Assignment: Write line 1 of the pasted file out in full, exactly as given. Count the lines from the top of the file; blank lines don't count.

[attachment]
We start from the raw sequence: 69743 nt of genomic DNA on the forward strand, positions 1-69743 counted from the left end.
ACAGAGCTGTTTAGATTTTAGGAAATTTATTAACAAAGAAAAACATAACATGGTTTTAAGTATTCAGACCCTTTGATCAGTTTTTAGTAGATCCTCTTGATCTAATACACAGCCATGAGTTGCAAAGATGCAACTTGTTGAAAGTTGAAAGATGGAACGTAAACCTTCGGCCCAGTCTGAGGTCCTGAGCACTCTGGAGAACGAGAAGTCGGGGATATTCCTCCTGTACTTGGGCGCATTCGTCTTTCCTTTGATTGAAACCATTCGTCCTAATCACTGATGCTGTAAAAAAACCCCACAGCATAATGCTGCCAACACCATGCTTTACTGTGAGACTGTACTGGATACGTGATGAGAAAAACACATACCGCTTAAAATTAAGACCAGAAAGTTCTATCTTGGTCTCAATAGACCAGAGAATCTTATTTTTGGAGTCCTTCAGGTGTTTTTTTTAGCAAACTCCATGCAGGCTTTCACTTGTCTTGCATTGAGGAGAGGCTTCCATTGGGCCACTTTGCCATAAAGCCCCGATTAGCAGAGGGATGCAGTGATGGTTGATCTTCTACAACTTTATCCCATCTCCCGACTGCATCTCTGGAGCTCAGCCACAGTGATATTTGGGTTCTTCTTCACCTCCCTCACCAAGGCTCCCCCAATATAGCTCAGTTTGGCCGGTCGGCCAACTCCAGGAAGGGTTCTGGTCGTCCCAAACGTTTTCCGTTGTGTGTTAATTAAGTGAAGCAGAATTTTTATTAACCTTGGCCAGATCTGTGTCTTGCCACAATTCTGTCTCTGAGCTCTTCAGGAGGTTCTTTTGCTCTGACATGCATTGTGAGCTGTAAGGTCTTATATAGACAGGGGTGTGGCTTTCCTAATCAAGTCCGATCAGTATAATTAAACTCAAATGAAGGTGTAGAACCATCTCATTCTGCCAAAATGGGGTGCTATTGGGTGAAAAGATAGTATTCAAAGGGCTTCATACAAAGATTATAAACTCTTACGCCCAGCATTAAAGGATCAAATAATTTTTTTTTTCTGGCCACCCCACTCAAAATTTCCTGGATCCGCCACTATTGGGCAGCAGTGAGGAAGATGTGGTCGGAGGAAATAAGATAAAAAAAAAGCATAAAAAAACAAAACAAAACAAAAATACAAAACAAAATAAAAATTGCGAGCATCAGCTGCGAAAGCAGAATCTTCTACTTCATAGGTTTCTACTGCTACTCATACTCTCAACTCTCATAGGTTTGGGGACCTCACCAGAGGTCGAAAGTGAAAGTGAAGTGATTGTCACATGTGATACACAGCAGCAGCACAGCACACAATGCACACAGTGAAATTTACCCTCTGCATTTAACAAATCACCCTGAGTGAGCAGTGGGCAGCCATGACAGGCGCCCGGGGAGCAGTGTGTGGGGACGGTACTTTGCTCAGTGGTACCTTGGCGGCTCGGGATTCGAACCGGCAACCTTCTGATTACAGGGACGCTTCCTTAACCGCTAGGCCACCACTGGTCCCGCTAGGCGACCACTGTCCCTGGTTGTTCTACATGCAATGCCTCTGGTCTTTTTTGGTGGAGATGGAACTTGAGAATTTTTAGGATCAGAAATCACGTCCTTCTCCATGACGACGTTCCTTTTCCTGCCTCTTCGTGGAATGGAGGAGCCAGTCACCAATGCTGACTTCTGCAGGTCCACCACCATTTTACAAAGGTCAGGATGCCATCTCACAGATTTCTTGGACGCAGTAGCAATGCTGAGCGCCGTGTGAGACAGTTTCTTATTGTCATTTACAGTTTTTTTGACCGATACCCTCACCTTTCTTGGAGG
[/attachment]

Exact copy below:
We start from the raw sequence: 69743 nt of genomic DNA on the forward strand, positions 1-69743 counted from the left end.